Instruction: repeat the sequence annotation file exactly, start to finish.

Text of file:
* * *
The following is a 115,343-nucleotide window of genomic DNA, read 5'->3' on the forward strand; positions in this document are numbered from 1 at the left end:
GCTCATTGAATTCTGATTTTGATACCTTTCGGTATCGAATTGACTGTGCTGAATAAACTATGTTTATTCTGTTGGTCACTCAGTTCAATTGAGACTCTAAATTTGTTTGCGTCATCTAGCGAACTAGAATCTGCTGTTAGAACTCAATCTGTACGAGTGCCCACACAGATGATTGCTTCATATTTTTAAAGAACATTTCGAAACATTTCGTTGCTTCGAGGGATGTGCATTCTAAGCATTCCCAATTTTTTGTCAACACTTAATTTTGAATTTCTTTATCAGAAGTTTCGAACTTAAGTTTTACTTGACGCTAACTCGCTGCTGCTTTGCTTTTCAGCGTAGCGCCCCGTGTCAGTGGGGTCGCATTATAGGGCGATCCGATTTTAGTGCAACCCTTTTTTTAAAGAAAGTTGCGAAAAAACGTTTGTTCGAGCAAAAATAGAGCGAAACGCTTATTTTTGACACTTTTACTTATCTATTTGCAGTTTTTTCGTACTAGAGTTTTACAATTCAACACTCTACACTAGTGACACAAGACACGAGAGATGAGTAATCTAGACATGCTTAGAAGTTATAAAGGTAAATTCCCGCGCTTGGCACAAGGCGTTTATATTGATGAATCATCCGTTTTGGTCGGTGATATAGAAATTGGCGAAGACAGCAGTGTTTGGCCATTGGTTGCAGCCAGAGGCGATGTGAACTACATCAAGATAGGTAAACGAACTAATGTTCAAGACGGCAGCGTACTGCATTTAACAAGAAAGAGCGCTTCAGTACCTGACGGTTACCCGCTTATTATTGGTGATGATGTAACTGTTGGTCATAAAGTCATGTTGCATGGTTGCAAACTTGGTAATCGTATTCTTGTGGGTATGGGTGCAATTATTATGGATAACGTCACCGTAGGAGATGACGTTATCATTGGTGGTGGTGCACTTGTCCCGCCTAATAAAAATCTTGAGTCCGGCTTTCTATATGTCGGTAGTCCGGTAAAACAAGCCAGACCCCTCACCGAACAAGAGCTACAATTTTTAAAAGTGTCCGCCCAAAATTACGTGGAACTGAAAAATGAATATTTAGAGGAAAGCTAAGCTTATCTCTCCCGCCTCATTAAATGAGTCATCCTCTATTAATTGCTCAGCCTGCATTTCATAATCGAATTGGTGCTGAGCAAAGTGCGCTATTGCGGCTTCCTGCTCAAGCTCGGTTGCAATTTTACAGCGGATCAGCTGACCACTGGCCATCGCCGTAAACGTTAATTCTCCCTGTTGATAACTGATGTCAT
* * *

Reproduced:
The following is a 115,343-nucleotide window of genomic DNA, read 5'->3' on the forward strand; positions in this document are numbered from 1 at the left end:
GCTCATTGAATTCTGATTTTGATACCTTTCGGTATCGAATTGACTGTGCTGAATAAACTATGTTTATTCTGTTGGTCACTCAGTTCAATTGAGACTCTAAATTTGTTTGCGTCATCTAGCGAACTAGAATCTGCTGTTAGAACTCAATCTGTACGAGTGCCCACACAGATGATTGCTTCATATTTTTAAAGAACATTTCGAAACATTTCGTTGCTTCGAGGGATGTGCATTCTAAGCATTCCCAATTTTTTGTCAACACTTAATTTTGAATTTCTTTATCAGAAGTTTCGAACTTAAGTTTTACTTGACGCTAACTCGCTGCTGCTTTGCTTTTCAGCGTAGCGCCCCGTGTCAGTGGGGTCGCATTATAGGGCGATCCGATTTTAGTGCAACCCTTTTTTTAAAGAAAGTTGCGAAAAAACGTTTGTTCGAGCAAAAATAGAGCGAAACGCTTATTTTTGACACTTTTACTTATCTATTTGCAGTTTTTTCGTACTAGAGTTTTACAATTCAACACTCTACACTAGTGACACAAGACACGAGAGATGAGTAATCTAGACATGCTTAGAAGTTATAAAGGTAAATTCCCGCGCTTGGCACAAGGCGTTTATATTGATGAATCATCCGTTTTGGTCGGTGATATAGAAATTGGCGAAGACAGCAGTGTTTGGCCATTGGTTGCAGCCAGAGGCGATGTGAACTACATCAAGATAGGTAAACGAACTAATGTTCAAGACGGCAGCGTACTGCATTTAACAAGAAAGAGCGCTTCAGTACCTGACGGTTACCCGCTTATTATTGGTGATGATGTAACTGTTGGTCATAAAGTCATGTTGCATGGTTGCAAACTTGGTAATCGTATTCTTGTGGGTATGGGTGCAATTATTATGGATAACGTCACCGTAGGAGATGACGTTATCATTGGTGGTGGTGCACTTGTCCCGCCTAATAAAAATCTTGAGTCCGGCTTTCTATATGTCGGTAGTCCGGTAAAACAAGCCAGACCCCTCACCGAACAAGAGCTACAATTTTTAAAAGTGTCCGCCCAAAATTACGTGGAACTGAAAAATGAATATTTAGAGGAAAGCTAAGCTTATCTCTCCCGCCTCATTAAATGAGTCATCCTCTATTAATTGCTCAGCCTGCATTTCATAATCGAATTGGTGCTGAGCAAAGTGCGCTATTGCGGCTTCCTGCTCAAGCTCGGTTGCAATTTTACAGCGGATCAGCTGACCACTGGCCATCGCCGTAAACGTTAATTCTCCCTGTTGATAACTGATGTCAT